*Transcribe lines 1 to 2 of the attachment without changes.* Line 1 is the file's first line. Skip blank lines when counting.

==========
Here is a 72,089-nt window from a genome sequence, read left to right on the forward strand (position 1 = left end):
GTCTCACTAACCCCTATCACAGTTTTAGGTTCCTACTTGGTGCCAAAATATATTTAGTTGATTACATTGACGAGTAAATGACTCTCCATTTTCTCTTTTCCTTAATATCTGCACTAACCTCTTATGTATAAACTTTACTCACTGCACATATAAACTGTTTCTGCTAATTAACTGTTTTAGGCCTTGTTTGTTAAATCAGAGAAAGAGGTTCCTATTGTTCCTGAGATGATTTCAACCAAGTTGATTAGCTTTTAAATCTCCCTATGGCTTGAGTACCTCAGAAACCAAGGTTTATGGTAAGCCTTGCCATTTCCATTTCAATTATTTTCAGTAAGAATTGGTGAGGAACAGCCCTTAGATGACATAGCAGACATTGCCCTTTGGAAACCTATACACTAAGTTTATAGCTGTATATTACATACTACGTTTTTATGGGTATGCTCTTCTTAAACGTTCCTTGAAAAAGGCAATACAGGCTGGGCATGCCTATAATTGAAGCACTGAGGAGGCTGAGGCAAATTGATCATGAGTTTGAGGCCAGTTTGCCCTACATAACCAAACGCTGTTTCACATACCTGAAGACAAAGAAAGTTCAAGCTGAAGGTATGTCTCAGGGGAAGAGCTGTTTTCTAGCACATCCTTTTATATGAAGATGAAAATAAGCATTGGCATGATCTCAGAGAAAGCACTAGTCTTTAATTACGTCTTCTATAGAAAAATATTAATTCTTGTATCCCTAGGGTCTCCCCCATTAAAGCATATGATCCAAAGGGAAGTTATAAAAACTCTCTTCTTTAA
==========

Here is a 72,089-nt window from a genome sequence, read left to right on the forward strand (position 1 = left end):
GTCTCACTAACCCCTATCACAGTTTTAGGTTCCTACTTGGTGCCAAAATATATTTAGTTGATTACATTGACGAGTAAATGACTCTCCATTTTCTCTTTTCCTTAATATCTGCACTAACCTCTTATGTATAAACTTTACTCACTGCACATATAAACTGTTTCTGCTAATTAACTGTTTTAGGCCTTGTTTGTTAAATCAGAGAAAGAGGTTCCTATTGTTCCTGAGATGATTTCAACCAAGTTGATTAGCTTTTAAATCTCCCTATGGCTTGAGTACCTCAGAAACCAAGGTTTATGGTAAGCCTTGCCATTTCCATTTCAATTATTTTCAGTAAGAATTGGTGAGGAACAGCCCTTAGATGACATAGCAGACATTGCCCTTTGGAAACCTATACACTAAGTTTATAGCTGTATATTACATACTACGTTTTTATGGGTATGCTCTTCTTAAACGTTCCTTGAAAAAGGCAATACAGGCTGGGCATGCCTATAATTGAAGCACTGAGGAGGCTGAGGCAAATTGATCATGAGTTTGAGGCCAGTTTGCCCTACATAACCAAACGCTGTTTCACATACCTGAAGACAAAGAAAGTTCAAGCTGAAGGTATGTCTCAGGGGAAGAGCTGTTTTCTAGCACATCCTTTTATATGAAGATGAAAATAAGCATTGGCATGATCTCAGAGAAAGCACTAGTCTTTAATTACGTCTTCTATAGAAAAATATTAATTCTTGTATCCCTAGGGTCTCCCCCATTAAAGCATATGATCCAAAGGGAAGTTATAAAAACTCTCTTCTTTAA